Blitz shared with Curry his aspirations for mural designs, to not only add much-needed color, but to honor two individuals, Charles H. Mitchell and Carlos Hernandez. Hernandez, the MAC recreation supervisor, recently retired after 39 years with Seattle Central, and was chiefly responsible for building the school’s recreation center from the ground up. “Carlos won’t want me to tell anyone, but he was surprised to see a tribute to his 39-year legacy at the MAC on one of [the walls],” says Blitz. “I’m pretty sure it was the first time in his life he cried in public – and by ‘public’ I mean 3 others in a locked down 93,000 sq ft building.”
The two murals were commissioned about a month prior to the school’s closing due to the exponential spread of the COVID-19 virus. “He had two very large canvases sitting in his room completed with the hope of delivering them to us not long in the future. A few weeks turned into months,” says Blitz. “The plan was to have a big unveiling with media coverage to honor Charles H. Mitchell, who the building was named after, Carlos, and also Myron’s talent. That still could happen in the future, but it’s slow rolling at the MAC until the pandemic subsides.”
The collaborative effort between Curry, Student Support Programs and the Mitchell Activity Center speaks to the necessity of not only providing a quality education, but to also forming lasting bonds and a safe place for students to celebrate and explore their latent potential. “Our students will do truly amazing things with the support we can provide,” says Matsudaira. “Myron’s experience has demonstrated how much a little support can mean for a student, and how support can help to amplify pathways for them.”
Curry expects to finish his education with Seattle Central College in summer 2021 and is presently working on several commissioned mural projects outside of Seattle Central College. “I wouldn’t be in school right now if it wasn’t for the support and love I get from the Seattle Central community,” says Curry. “Everybody from financial aid, to student leadership, to student support with Molly, to the art gallery with Ken, to the MAC center with Jared – they’ve been pushing and supporting me every step of the way.”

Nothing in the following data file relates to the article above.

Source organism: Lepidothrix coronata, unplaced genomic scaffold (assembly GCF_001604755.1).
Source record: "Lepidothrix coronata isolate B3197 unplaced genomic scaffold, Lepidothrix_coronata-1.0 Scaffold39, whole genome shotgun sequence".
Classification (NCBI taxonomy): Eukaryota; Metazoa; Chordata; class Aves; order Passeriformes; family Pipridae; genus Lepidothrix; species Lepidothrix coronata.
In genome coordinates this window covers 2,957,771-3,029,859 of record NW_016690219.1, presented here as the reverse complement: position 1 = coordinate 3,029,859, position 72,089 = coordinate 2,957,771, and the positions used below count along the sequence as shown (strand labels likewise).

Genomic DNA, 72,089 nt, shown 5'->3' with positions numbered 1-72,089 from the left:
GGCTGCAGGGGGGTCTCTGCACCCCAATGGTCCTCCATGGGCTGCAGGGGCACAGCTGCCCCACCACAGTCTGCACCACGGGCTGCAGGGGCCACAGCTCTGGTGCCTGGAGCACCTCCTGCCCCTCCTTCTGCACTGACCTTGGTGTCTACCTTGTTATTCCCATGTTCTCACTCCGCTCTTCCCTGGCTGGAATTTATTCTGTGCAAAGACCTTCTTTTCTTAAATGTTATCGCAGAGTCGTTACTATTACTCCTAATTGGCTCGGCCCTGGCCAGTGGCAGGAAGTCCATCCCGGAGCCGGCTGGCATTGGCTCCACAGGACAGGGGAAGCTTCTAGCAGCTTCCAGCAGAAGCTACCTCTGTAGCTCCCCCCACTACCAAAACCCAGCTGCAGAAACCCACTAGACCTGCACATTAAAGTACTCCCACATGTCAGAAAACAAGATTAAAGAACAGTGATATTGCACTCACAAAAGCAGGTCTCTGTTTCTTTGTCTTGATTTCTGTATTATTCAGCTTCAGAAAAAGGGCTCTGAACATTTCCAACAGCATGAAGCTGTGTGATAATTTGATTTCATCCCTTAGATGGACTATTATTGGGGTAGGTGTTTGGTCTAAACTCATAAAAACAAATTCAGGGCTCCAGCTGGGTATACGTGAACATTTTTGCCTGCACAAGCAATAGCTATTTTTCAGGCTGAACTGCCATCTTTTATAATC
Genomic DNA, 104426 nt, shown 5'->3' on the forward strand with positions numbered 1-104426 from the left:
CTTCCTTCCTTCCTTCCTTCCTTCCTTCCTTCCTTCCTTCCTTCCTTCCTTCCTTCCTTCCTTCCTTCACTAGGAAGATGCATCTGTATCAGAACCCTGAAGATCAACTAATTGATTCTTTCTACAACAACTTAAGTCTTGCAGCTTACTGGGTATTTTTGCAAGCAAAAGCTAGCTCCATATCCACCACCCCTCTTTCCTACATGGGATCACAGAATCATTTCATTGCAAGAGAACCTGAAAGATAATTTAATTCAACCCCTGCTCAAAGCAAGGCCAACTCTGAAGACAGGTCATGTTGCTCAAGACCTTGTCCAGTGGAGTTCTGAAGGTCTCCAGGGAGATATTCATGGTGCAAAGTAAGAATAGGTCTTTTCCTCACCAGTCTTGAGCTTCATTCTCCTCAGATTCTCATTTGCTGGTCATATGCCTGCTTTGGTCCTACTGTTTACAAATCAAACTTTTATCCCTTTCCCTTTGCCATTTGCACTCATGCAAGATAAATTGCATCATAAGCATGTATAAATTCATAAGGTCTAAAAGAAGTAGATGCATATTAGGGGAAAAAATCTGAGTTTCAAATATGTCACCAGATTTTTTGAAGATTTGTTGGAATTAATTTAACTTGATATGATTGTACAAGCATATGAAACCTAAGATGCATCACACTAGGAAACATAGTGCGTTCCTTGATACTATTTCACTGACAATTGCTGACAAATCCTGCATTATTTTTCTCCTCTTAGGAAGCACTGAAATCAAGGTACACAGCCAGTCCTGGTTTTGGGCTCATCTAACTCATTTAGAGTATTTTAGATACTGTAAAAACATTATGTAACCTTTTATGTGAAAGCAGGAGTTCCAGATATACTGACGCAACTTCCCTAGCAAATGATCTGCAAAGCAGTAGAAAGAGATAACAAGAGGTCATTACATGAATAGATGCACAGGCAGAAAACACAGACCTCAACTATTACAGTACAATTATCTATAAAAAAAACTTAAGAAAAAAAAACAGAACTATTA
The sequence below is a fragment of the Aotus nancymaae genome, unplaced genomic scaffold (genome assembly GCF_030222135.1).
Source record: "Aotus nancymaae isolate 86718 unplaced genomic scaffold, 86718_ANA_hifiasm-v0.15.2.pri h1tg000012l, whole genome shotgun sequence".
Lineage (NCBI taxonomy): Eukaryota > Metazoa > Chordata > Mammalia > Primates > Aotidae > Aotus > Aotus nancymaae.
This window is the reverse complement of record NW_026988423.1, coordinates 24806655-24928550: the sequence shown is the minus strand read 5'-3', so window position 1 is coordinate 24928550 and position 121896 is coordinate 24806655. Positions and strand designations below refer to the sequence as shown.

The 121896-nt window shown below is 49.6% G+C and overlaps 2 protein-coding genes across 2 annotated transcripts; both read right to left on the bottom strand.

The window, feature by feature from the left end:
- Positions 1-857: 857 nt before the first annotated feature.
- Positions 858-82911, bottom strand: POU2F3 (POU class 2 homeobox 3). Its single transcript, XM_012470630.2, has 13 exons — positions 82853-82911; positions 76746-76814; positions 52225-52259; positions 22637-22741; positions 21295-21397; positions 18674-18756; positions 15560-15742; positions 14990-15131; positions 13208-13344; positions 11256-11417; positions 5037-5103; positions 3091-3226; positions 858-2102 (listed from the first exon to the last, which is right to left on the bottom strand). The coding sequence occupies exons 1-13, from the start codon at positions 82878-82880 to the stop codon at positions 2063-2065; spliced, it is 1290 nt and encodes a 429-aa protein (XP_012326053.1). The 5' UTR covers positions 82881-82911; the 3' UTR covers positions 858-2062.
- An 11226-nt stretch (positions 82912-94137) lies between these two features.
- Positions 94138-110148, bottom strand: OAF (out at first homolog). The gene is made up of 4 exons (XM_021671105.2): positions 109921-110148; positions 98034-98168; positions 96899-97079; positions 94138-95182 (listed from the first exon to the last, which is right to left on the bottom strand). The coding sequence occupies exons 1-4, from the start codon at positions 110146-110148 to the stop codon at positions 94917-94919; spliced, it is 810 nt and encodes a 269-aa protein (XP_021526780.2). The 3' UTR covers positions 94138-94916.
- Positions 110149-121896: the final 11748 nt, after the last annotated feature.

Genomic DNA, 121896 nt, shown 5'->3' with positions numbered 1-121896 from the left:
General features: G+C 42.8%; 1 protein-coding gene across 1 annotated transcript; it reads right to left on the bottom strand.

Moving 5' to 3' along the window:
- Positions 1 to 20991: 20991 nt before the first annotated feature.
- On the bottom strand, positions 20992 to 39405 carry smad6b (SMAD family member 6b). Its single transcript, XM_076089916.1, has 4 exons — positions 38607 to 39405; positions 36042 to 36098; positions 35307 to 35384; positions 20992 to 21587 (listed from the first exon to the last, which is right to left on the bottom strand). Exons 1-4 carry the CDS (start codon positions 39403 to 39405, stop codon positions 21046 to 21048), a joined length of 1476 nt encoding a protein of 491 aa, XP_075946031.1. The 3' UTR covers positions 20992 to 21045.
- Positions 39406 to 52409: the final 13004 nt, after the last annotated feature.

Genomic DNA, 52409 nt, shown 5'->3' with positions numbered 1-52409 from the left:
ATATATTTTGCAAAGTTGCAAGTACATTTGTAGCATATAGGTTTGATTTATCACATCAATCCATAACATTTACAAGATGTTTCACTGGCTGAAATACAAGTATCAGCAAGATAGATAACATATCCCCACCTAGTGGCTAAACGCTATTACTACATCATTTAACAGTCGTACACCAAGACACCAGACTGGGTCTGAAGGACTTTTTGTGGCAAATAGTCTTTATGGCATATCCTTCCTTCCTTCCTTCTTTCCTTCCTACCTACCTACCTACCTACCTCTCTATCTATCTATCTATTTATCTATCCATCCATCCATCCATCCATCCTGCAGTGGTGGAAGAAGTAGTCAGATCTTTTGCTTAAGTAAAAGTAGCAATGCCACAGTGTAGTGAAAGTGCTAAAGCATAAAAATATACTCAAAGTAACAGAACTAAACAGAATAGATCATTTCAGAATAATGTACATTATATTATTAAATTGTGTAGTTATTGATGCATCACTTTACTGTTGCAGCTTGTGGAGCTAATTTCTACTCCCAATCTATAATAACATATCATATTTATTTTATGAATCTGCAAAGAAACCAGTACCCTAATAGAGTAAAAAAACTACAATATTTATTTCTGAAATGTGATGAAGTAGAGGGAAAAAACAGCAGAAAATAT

Curry continues to work with Student Support Programs as a peer-to-peer navigator and office assistant, specializing in re-entry. “I would do it if I wasn’t even getting paid,” says Curry. “What matters is to have someone who genuinely cares, that’s trying to help you, that says we’re going to work through this together and we’re going to figure it out.”
For more information and to make a purchase of Curry’s work, please visit: www.mcurrydesigns.com
Jordan Somers is currently in his second year of Visual Media at Seattle Central College. He specializes in photojournalism and documentary work, with a particular emphasis on social movements happening throughout the city. His 2020 documentary, Hope is Not Cancelled, was an official selection at the Local Sightings Film Festival, and won an award for best editing at the Oregon Documentary Film Festival. Jordan is an avid traveler when granted the opportunity, and has a keen interest in psychology and existential philosophy.